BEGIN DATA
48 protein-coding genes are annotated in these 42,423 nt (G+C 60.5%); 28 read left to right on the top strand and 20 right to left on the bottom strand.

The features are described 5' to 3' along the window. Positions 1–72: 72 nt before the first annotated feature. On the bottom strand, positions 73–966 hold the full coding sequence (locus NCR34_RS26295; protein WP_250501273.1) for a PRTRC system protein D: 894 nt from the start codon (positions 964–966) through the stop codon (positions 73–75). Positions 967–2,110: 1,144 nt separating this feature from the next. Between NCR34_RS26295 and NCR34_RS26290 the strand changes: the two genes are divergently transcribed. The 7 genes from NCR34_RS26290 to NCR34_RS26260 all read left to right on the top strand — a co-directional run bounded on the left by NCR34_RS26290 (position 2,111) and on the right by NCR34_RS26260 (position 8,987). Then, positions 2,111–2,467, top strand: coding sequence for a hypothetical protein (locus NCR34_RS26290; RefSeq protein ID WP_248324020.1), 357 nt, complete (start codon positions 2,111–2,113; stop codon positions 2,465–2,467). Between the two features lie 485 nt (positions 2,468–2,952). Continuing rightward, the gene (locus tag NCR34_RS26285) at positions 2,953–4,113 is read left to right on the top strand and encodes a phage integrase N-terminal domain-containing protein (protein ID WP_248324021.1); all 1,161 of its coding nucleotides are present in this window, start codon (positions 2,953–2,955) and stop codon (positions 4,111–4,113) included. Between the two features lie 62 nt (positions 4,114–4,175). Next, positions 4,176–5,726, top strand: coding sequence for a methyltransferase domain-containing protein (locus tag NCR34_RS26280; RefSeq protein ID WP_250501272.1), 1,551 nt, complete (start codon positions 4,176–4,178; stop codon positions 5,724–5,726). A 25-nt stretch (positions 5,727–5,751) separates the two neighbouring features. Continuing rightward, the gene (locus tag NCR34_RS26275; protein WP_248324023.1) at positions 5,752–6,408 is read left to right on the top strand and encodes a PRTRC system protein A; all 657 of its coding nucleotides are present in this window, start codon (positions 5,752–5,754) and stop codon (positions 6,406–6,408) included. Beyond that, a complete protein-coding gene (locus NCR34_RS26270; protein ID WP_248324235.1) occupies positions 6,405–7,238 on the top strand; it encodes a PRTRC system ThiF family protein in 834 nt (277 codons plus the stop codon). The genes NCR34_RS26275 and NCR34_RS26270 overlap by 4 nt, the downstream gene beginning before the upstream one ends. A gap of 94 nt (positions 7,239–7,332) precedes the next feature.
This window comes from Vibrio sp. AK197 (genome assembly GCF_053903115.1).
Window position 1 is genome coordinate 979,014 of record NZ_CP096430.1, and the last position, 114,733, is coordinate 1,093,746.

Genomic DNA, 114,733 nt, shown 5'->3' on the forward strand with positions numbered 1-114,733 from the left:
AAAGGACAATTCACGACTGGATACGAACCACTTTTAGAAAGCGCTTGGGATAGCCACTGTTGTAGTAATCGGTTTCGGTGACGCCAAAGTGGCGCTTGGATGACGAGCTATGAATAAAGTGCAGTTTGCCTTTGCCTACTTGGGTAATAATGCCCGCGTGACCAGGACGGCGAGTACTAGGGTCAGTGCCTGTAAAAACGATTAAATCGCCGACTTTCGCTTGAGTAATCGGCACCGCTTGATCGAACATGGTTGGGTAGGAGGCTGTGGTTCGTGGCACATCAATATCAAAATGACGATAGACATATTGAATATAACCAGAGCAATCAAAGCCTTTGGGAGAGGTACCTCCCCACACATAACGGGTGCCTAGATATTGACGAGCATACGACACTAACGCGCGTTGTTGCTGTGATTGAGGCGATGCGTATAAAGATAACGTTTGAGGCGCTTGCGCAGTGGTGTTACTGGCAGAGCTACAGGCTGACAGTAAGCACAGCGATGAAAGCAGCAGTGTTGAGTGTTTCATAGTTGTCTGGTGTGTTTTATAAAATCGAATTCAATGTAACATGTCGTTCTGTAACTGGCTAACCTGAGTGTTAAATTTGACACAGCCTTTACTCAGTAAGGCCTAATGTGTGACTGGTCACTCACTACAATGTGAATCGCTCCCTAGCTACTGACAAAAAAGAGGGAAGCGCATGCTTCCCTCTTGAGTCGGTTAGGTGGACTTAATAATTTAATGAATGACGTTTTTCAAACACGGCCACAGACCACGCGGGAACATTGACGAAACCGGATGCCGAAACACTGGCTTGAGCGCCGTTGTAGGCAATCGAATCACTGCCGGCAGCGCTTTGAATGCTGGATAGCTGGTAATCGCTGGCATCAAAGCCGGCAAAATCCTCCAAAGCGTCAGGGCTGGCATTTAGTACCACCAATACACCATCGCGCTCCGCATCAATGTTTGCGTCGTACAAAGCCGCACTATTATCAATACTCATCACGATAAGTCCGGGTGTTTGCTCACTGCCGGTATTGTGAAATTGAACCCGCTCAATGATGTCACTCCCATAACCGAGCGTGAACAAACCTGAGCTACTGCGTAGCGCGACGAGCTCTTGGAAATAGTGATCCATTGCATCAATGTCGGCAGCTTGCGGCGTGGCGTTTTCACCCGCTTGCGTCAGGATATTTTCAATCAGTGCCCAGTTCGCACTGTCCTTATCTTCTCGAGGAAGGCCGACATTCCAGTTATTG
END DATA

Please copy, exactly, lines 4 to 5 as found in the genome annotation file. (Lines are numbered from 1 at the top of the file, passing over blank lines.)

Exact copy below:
Window position 1 is genome coordinate 979,014 of record NZ_CP096430.1, and the last position, 114,733, is coordinate 1,093,746.

Genomic DNA, 114,733 nt, shown 5'->3' on the forward strand with positions numbered 1-114,733 from the left: